I have 3 pairs of motorboots. I get a new pair every year (except this year because of budget cutbacks). I wear older boots when I am on traffic duty, especially in bad weather and when I am stuck in a cruiser instead of on my motor. I wear my newest boots when I have escort duty or in court. I don't own any other boots. (Sorry, BHD, I don't wear boots off the job.)

3. What do you do with your old boots?

Throw them away. By the time I toss them out, they're trashed. While BHD has told me that there would be a market for "cop worn boots" ... I'm not into that, and I don't want to deal with ebay or having strangers contact me about my boots. No way.

4. What manufacturer of boots do you prefer?

I like Dehner boots, but as BHD said, Dehner boots get damaged easily. I ride a Harley and there are times when the bike's exhaust pipes have melted the side of the right boot. Never happens to the left. My Department will buy regular Dehners for me. I have also worn Chippewa motorboots. They're fine, but the leather seems to be thinner and they wrinkle and sag at the ankles. I don't like that. My Department doesn't allow engineer boots, so I don't have any of those chippewa high shine boots that BHD has.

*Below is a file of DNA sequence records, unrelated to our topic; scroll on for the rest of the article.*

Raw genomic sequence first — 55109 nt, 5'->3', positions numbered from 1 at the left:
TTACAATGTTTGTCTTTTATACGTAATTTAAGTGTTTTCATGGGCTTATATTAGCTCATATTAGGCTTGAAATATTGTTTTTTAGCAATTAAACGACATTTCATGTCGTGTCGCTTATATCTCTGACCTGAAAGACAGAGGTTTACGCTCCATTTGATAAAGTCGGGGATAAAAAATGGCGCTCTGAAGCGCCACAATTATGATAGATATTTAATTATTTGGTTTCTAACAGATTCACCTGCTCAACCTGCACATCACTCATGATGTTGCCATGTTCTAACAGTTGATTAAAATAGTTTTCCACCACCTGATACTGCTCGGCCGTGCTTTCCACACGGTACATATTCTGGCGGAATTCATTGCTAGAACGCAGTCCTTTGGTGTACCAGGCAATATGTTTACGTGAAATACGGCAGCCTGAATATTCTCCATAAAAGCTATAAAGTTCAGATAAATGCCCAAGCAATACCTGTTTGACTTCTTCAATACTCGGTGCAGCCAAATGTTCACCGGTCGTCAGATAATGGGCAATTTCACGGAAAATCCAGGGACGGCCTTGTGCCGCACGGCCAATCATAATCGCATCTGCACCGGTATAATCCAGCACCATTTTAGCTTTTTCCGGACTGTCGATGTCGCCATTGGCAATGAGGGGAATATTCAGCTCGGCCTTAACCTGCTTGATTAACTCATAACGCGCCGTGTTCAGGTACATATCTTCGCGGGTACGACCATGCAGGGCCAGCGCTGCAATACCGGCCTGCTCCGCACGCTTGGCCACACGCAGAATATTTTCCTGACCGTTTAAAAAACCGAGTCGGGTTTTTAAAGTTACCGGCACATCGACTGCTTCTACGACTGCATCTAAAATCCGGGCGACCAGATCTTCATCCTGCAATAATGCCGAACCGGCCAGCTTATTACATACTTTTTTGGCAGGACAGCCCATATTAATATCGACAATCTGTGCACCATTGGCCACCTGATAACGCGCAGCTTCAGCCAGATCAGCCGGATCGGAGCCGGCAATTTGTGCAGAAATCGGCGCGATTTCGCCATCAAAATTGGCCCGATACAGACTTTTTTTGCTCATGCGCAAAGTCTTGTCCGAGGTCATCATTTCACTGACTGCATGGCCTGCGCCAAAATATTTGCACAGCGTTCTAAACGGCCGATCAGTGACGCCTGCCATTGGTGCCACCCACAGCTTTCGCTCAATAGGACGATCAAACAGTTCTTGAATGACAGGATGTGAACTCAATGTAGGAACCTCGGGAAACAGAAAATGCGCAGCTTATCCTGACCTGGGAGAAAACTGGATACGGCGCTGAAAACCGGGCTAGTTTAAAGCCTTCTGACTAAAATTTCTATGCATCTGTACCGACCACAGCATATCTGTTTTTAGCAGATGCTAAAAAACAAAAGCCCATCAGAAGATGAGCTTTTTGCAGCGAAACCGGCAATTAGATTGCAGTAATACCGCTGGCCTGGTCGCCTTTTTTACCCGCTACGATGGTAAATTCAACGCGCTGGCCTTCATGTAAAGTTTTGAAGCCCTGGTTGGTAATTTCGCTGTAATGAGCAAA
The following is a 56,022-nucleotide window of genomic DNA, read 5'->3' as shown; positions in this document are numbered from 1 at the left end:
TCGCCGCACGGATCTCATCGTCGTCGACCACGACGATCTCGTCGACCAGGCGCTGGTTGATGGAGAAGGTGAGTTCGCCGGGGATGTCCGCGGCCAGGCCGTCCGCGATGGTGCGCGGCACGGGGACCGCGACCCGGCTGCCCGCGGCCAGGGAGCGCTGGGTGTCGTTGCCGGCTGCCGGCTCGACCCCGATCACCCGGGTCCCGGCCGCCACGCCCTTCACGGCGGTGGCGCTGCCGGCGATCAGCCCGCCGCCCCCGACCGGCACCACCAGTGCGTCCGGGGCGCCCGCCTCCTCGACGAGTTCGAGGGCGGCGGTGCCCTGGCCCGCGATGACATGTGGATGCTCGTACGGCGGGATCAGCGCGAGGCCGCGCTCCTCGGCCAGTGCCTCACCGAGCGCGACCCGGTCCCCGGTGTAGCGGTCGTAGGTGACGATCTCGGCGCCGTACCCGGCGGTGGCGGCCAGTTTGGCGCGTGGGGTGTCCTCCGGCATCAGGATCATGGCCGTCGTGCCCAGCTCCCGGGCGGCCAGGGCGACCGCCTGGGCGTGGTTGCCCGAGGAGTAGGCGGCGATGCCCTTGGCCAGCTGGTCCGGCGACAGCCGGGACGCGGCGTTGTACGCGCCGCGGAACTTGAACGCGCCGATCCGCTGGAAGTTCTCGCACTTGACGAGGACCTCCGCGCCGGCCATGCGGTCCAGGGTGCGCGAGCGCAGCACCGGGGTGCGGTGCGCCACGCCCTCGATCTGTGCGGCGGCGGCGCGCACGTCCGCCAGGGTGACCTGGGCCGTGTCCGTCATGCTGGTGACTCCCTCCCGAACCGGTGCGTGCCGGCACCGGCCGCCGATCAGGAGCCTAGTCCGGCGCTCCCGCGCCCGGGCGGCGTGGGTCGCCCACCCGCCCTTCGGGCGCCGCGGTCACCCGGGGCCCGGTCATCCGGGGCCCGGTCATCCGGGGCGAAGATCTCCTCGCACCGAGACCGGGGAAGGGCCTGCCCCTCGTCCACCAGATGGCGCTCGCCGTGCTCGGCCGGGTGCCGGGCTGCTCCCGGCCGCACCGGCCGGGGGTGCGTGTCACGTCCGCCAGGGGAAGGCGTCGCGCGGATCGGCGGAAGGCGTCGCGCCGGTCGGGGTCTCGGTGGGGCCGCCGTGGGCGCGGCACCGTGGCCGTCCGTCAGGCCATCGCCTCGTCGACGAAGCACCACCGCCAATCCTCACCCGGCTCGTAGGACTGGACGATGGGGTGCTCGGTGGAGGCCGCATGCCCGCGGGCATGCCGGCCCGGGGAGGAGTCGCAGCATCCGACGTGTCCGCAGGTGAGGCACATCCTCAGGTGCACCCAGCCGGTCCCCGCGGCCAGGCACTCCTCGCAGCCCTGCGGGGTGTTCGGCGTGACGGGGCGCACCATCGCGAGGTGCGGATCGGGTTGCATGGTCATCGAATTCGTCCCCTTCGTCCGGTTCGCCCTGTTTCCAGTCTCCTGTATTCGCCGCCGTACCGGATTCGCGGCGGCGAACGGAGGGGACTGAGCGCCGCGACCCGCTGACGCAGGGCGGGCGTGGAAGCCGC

5. Do you ride a personal motorcycle?

I had one, then the kids came along and my wife "suggested" that I get rid of it. I wasn't riding it very much, so I sold it. Other officers in my unit have personal bikes. I seem to be carting the kids around in the minivan a lot these days, anyway. No time to ride when I'm not on duty.

6. Last question: you said that you learned something from reading my blog. What did you learn?

Lots of things... I guess first of all, not all gay men are prissy. No really, that's what I thought for a long time. I'm being honest. Seriously, though, I learned that there is embedded discrimination in the law. I am a man of the law, and enforce it. The laws I enforce are not about gay things, but being a servant of the law, I have learned that some laws force some people to have to deal with things that hurt them. That bothers me. Like BHD can't get his partner's health insurance coverage like my wife can. BHD's partner may have an inheritance tax if he outlives him, where my wife automatically gets the house and our assets tax-free if I die before she does. Things like that. It's not fair. I'm all about fairness.

Another thing that I learned is that people are people and everyone is different. I knew that, of course, all along, but I had some misconceptions and held stereotypes about gay men. Like many people, I called them "gays" until I realized the term is insulting. BHD has done well to explain how labeling hurts.